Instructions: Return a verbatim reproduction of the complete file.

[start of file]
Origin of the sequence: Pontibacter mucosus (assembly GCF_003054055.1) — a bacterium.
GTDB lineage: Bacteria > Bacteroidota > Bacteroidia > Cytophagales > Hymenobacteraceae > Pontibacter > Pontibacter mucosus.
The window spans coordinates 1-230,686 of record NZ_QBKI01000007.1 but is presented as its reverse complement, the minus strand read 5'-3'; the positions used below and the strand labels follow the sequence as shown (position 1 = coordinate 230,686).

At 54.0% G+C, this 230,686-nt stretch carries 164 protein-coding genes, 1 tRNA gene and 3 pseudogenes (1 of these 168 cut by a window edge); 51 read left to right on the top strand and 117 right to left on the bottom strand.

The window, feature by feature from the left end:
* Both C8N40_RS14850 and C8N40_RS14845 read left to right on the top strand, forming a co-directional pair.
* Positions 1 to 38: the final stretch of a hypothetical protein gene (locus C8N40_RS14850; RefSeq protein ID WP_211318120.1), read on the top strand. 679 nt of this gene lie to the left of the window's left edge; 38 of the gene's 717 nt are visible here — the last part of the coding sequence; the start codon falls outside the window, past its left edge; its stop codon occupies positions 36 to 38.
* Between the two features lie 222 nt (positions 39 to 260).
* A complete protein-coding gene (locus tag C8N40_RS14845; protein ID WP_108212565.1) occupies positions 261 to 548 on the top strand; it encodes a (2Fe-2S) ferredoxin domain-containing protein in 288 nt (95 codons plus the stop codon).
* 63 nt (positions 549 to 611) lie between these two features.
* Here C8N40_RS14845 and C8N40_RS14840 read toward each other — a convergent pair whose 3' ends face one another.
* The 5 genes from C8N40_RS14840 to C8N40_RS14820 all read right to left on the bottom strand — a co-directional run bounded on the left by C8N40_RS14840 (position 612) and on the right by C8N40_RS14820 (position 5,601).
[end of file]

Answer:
Origin of the sequence: Pontibacter mucosus (assembly GCF_003054055.1) — a bacterium.
GTDB lineage: Bacteria > Bacteroidota > Bacteroidia > Cytophagales > Hymenobacteraceae > Pontibacter > Pontibacter mucosus.
The window spans coordinates 1-230,686 of record NZ_QBKI01000007.1 but is presented as its reverse complement, the minus strand read 5'-3'; the positions used below and the strand labels follow the sequence as shown (position 1 = coordinate 230,686).

At 54.0% G+C, this 230,686-nt stretch carries 164 protein-coding genes, 1 tRNA gene and 3 pseudogenes (1 of these 168 cut by a window edge); 51 read left to right on the top strand and 117 right to left on the bottom strand.

The window, feature by feature from the left end:
* Both C8N40_RS14850 and C8N40_RS14845 read left to right on the top strand, forming a co-directional pair.
* Positions 1 to 38: the final stretch of a hypothetical protein gene (locus C8N40_RS14850; RefSeq protein ID WP_211318120.1), read on the top strand. 679 nt of this gene lie to the left of the window's left edge; 38 of the gene's 717 nt are visible here — the last part of the coding sequence; the start codon falls outside the window, past its left edge; its stop codon occupies positions 36 to 38.
* Between the two features lie 222 nt (positions 39 to 260).
* A complete protein-coding gene (locus tag C8N40_RS14845; protein ID WP_108212565.1) occupies positions 261 to 548 on the top strand; it encodes a (2Fe-2S) ferredoxin domain-containing protein in 288 nt (95 codons plus the stop codon).
* 63 nt (positions 549 to 611) lie between these two features.
* Here C8N40_RS14845 and C8N40_RS14840 read toward each other — a convergent pair whose 3' ends face one another.
* The 5 genes from C8N40_RS14840 to C8N40_RS14820 all read right to left on the bottom strand — a co-directional run bounded on the left by C8N40_RS14840 (position 612) and on the right by C8N40_RS14820 (position 5,601).